I am still trying to figure out how Dr. Hoffer got such great results using a small amount of supplements with no recommended changes in diet (e.g. elimination of gluten and sugar) and no talk of psychotherapy. A reader has pointed out to me that Dr Hoffer does indeed recommend eliminating or restricting dairy, gluten, sugar and junk food in the diet. That is absolutely correct. However, for many years before the importance of diet became recognized in treating mental health disorders, Dr. Hoffer just carried on with his basic vitamin recommendations (and medications when necessary) and got good results.
Perhaps the most important reason that Dr. Hoffer had such success with his patients is that he believed in what he did. He encouraged his patients and their families to think that they could recover using vitamins. He used medications sparingly. Belief is everything, especially coming from a doctor. I also think he got these results because his patients didn’t get side tracked by competing claims.
For the past thirty years or more we have been told that the newer (atypical) antipsychotics are better than the older (typical) antipsychotics. We have gotten further and further away from challenging whether antipsychotics are really needed in the first place. We have allowed ourselves to become managed by pharmaceuticals, but never cured. Is it possible that this same thing is happening with vitamins?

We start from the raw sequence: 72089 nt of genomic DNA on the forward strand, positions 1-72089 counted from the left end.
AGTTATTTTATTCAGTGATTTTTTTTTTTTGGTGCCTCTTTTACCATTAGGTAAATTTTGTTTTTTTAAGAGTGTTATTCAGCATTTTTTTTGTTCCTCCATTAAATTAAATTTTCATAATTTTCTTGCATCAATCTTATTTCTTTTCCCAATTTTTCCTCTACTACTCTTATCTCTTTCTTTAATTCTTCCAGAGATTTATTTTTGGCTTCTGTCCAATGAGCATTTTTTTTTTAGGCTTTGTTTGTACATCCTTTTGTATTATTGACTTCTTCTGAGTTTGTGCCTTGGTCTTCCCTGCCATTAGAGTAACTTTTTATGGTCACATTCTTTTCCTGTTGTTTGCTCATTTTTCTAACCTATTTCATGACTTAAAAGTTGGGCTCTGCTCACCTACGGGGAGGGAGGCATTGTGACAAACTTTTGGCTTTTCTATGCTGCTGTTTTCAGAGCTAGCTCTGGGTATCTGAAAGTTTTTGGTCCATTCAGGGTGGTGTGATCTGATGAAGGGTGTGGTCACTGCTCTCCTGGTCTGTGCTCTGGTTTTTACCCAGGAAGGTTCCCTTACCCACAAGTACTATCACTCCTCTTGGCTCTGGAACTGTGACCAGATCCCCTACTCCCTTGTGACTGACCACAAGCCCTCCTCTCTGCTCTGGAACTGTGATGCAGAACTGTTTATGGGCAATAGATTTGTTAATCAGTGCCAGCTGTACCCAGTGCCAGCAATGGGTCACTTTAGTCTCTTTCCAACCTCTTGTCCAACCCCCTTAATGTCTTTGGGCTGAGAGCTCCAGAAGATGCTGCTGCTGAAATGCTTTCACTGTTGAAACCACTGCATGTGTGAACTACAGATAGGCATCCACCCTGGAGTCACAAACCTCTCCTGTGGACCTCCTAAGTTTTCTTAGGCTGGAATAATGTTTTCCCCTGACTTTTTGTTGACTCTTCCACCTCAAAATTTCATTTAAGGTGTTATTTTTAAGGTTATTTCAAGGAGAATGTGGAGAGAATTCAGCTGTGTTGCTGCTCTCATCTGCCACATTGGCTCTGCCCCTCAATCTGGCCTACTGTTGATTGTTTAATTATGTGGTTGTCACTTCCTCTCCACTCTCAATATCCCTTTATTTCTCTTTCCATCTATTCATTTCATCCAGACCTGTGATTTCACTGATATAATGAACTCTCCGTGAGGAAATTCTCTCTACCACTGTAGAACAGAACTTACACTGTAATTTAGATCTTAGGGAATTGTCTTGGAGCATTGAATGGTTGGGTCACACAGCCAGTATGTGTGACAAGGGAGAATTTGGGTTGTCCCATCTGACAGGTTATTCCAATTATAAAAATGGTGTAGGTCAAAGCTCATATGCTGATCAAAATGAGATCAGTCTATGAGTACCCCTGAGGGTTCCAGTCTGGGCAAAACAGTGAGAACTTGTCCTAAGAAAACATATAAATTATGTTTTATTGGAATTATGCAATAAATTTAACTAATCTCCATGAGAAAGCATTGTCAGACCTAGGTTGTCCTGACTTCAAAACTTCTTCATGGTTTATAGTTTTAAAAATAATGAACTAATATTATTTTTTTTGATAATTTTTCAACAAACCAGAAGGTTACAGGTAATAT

Today, vitamins are big business. They are state-of-the-art. They are well-researched, very good and adaptive. Alas, I have become immobilized through too much specialization and choice. I’m afraid of getting it wrong. For vitamin C you have a wide choice of delivery and added benefits, e.g. powder, liquid, capsule, with varying combinations of other vitamins and minerals. Buying vitamins is like ordering a coffee at Starbucks. I’d just like a regular coffee, thanks.
Chris is taking way more vitamins than Dr. Hoffer ever recommended, and he still isn’t in a position to pay income tax. Here’s what taking 35 supplements a day entails. The pills, powders and liquids have to be carefully measured, the pills put in packages and labeled. There is no plastic thingy big enough to hold all the pills so I put them all in paper packs, which I cut, fold, tape and label. Enough to last seven days or 21 paper packs in all. This goes on week in, week out. All the vitamins have to be shipped to our home. There is always the danger of running out. All of these vitamins, Chris’s doctor has told me, are crucial to his some aspect of his functioning.
I would love to scale the vitamins back to just the Dr Hoffer basics. My husband and Chris don’t seem inclined to rotate the position of chief pill dispenser. They are not as methodical as I am about the procedures involved. This is why women are entrusted with childcare, I remind them.